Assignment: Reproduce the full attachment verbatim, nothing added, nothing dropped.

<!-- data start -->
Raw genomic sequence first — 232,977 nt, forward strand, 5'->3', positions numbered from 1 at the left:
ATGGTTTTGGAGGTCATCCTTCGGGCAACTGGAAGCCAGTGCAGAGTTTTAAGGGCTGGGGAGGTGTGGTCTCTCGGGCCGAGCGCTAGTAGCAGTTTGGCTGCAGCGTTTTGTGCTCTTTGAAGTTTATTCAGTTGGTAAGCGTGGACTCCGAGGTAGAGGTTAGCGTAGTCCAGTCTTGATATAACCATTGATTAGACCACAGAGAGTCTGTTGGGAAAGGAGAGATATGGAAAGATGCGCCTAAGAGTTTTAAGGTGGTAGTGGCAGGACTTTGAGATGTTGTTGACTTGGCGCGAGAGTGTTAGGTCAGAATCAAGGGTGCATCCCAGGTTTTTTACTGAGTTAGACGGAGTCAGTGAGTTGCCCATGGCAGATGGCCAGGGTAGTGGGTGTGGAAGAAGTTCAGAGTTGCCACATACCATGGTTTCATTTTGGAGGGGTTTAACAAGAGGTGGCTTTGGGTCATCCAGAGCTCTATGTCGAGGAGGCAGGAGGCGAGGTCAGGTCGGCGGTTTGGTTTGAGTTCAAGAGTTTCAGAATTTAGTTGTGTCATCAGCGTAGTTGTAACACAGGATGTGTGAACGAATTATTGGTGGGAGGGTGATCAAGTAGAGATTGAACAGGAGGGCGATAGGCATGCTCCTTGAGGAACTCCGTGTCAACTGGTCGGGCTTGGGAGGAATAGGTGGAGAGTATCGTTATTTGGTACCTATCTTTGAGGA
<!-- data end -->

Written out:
Raw genomic sequence first — 232,977 nt, forward strand, 5'->3', positions numbered from 1 at the left:
ATGGTTTTGGAGGTCATCCTTCGGGCAACTGGAAGCCAGTGCAGAGTTTTAAGGGCTGGGGAGGTGTGGTCTCTCGGGCCGAGCGCTAGTAGCAGTTTGGCTGCAGCGTTTTGTGCTCTTTGAAGTTTATTCAGTTGGTAAGCGTGGACTCCGAGGTAGAGGTTAGCGTAGTCCAGTCTTGATATAACCATTGATTAGACCACAGAGAGTCTGTTGGGAAAGGAGAGATATGGAAAGATGCGCCTAAGAGTTTTAAGGTGGTAGTGGCAGGACTTTGAGATGTTGTTGACTTGGCGCGAGAGTGTTAGGTCAGAATCAAGGGTGCATCCCAGGTTTTTTACTGAGTTAGACGGAGTCAGTGAGTTGCCCATGGCAGATGGCCAGGGTAGTGGGTGTGGAAGAAGTTCAGAGTTGCCACATACCATGGTTTCATTTTGGAGGGGTTTAACAAGAGGTGGCTTTGGGTCATCCAGAGCTCTATGTCGAGGAGGCAGGAGGCGAGGTCAGGTCGGCGGTTTGGTTTGAGTTCAAGAGTTTCAGAATTTAGTTGTGTCATCAGCGTAGTTGTAACACAGGATGTGTGAACGAATTATTGGTGGGAGGGTGATCAAGTAGAGATTGAACAGGAGGGCGATAGGCATGCTCCTTGAGGAACTCCGTGTCAACTGGTCGGGCTTGGGAGGAATAGGTGGAGAGTATCGTTATTTGGTACCTATCTTTGAGGA